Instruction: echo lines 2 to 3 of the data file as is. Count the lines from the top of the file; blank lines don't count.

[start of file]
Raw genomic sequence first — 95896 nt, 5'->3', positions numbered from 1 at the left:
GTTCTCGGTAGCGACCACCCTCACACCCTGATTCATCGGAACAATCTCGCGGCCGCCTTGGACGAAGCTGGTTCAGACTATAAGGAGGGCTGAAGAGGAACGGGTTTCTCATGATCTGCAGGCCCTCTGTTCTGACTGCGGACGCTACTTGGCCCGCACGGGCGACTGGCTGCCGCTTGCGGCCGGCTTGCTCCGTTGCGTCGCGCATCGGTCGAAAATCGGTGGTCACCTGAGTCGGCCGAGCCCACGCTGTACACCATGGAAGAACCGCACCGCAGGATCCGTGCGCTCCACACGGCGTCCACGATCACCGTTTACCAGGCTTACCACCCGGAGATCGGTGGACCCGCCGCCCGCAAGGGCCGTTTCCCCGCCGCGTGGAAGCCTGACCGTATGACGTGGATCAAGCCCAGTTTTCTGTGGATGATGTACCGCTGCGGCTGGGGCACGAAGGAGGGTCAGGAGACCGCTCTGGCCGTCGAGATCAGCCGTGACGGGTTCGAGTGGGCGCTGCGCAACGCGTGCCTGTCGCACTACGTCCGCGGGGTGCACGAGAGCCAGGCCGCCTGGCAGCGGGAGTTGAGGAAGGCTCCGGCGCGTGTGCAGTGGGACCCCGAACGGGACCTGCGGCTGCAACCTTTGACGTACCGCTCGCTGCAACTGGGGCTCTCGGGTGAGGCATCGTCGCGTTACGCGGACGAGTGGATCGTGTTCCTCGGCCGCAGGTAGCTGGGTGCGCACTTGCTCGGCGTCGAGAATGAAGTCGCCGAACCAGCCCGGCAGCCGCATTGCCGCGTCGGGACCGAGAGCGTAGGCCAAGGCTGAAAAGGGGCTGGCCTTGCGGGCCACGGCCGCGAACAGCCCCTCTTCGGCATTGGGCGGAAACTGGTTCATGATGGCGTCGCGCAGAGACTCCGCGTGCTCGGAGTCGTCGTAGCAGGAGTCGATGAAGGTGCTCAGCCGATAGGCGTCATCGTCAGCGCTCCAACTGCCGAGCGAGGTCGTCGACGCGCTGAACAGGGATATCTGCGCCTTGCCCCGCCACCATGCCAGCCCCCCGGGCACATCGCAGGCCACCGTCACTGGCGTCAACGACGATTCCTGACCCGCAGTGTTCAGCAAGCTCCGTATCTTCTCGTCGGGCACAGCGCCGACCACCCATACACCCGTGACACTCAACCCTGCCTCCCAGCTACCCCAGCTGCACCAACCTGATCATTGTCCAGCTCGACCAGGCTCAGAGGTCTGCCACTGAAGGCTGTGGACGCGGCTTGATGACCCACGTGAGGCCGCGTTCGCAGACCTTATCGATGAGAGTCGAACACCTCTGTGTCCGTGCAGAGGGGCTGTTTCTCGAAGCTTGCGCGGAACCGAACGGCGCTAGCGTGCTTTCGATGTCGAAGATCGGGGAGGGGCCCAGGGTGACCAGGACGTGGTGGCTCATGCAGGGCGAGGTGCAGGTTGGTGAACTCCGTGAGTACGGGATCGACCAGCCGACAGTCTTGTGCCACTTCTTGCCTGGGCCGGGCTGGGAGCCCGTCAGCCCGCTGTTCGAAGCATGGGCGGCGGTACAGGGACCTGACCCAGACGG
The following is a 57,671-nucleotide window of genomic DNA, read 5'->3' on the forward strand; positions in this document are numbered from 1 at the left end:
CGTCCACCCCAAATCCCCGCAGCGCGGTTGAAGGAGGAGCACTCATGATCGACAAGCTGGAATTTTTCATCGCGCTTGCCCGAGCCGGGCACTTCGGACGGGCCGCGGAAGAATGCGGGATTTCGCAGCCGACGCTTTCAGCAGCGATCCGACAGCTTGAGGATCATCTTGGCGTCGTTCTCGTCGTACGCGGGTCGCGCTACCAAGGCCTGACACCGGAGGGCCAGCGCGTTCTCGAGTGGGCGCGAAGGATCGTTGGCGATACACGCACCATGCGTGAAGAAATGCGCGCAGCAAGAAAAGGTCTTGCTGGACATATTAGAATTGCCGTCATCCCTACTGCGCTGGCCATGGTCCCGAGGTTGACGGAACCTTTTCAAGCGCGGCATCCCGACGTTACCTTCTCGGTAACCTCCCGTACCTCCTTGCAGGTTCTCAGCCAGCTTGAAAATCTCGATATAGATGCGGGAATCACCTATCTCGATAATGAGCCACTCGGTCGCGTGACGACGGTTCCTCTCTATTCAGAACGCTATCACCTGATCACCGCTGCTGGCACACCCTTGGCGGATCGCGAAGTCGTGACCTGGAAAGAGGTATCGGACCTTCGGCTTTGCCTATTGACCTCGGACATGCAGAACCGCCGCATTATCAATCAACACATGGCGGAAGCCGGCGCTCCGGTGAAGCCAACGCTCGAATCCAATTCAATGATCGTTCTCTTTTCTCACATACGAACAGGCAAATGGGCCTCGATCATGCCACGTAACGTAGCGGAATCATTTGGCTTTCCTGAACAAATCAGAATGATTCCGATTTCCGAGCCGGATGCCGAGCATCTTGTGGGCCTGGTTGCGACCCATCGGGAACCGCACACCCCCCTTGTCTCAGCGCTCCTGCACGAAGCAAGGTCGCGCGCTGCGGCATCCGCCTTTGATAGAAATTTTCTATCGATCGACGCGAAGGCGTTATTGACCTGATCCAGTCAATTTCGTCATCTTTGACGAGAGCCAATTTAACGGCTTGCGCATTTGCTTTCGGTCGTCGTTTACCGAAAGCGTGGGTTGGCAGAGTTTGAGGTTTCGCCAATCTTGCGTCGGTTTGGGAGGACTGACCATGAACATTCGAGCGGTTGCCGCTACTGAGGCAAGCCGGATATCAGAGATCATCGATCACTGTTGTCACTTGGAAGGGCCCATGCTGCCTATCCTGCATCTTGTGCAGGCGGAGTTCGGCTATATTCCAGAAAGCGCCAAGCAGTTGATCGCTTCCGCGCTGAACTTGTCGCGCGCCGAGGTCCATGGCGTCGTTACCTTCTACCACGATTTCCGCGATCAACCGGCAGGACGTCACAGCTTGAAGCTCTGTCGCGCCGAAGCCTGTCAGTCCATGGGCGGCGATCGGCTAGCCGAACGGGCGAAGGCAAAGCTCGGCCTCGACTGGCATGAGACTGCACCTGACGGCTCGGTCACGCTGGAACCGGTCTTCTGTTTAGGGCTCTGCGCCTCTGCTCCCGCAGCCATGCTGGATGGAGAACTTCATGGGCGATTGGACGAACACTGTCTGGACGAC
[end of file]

GTTCTCGGTAGCGACCACCCTCACACCCTGATTCATCGGAACAATCTCGCGGCCGCCTTGGACGAAGCTGGTTCAGACTATAAGGAGGGCTGAAGAGGAACGGGTTTCTCATGATCTGCAGGCCCTCTGTTCTGACTGCGGACGCTACTTGGCCCGCACGGGCGACTGGCTGCCGCTTGCGGCCGGCTTGCTCCGTTGCGTCGCGCATCGGTCGAAAATCGGTGGTCACCTGAGTCGGCCGAGCCCACGCTGTACACCATGGAAGAACCGCACCGCAGGATCCGTGCGCTCCACACGGCGTCCACGATCACCGTTTACCAGGCTTACCACCCGGAGATCGGTGGACCCGCCGCCCGCAAGGGCCGTTTCCCCGCCGCGTGGAAGCCTGACCGTATGACGTGGATCAAGCCCAGTTTTCTGTGGATGATGTACCGCTGCGGCTGGGGCACGAAGGAGGGTCAGGAGACCGCTCTGGCCGTCGAGATCAGCCGTGACGGGTTCGAGTGGGCGCTGCGCAACGCGTGCCTGTCGCACTACGTCCGCGGGGTGCACGAGAGCCAGGCCGCCTGGCAGCGGGAGTTGAGGAAGGCTCCGGCGCGTGTGCAGTGGGACCCCGAACGGGACCTGCGGCTGCAACCTTTGACGTACCGCTCGCTGCAACTGGGGCTCTCGGGTGAGGCATCGTCGCGTTACGCGGACGAGTGGATCGTGTTCCTCGGCCGCAGGTAGCTGGGTGCGCACTTGCTCGGCGTCGAGAATGAAGTCGCCGAACCAGCCCGGCAGCCGCATTGCCGCGTCGGGACCGAGAGCGTAGGCCAAGGCTGAAAAGGGGCTGGCCTTGCGGGCCACGGCCGCGAACAGCCCCTCTTCGGCATTGGGCGGAAACTGGTTCATGATGGCGTCGCGCAGAGACTCCGCGTGCTCGGAGTCGTCGTAGCAGGAGTCGATGAAGGTGCTCAGCCGATAGGCGTCATCGTCAGCGCTCCAACTGCCGAGCGAGGTCGTCGACGCGCTGAACAGGGATATCTGCGCCTTGCCCCGCCACCATGCCAGCCCCCCGGGCACATCGCAGGCCACCGTCACTGGCGTCAACGACGATTCCTGACCCGCAGTGTTCAGCAAGCTCCGTATCTTCTCGTCGGGCACAGCGCCGACCACCCATACACCCGTGACACTCAACCCTGCCTCCCAGCTACCCCAGCTGCACCAACCTGATCATTGTCCAGCTCGACCAGGCTCAGAGGTCTGCCACTGAAGGCTGTGGACGCGGCTTGATGACCCACGTGAGGCCGCGTTCGCAGACCTTATCGATGAGAGTCGAACACCTCTGTGTCCGTGCAGAGGGGCTGTTTCTCGAAGCTTGCGCGGAACCGAACGGCGCTAGCGTGCTTTCGATGTCGAAGATCGGGGAGGGGCCCAGGGTGACCAGGACGTGGTGGCTCATGCAGGGCGAGGTGCAGGTTGGTGAACTCCGTGAGTACGGGATCGACCAGCCGACAGTCTTGTGCCACTTCTTGCCTGGGCCGGGCTGGGAGCCCGTCAGCCCGCTGTTCGAAGCATGGGCGGCGGTACAGGGACCTGACCCAGACGG
The following is a 57,671-nucleotide window of genomic DNA, read 5'->3' on the forward strand; positions in this document are numbered from 1 at the left end: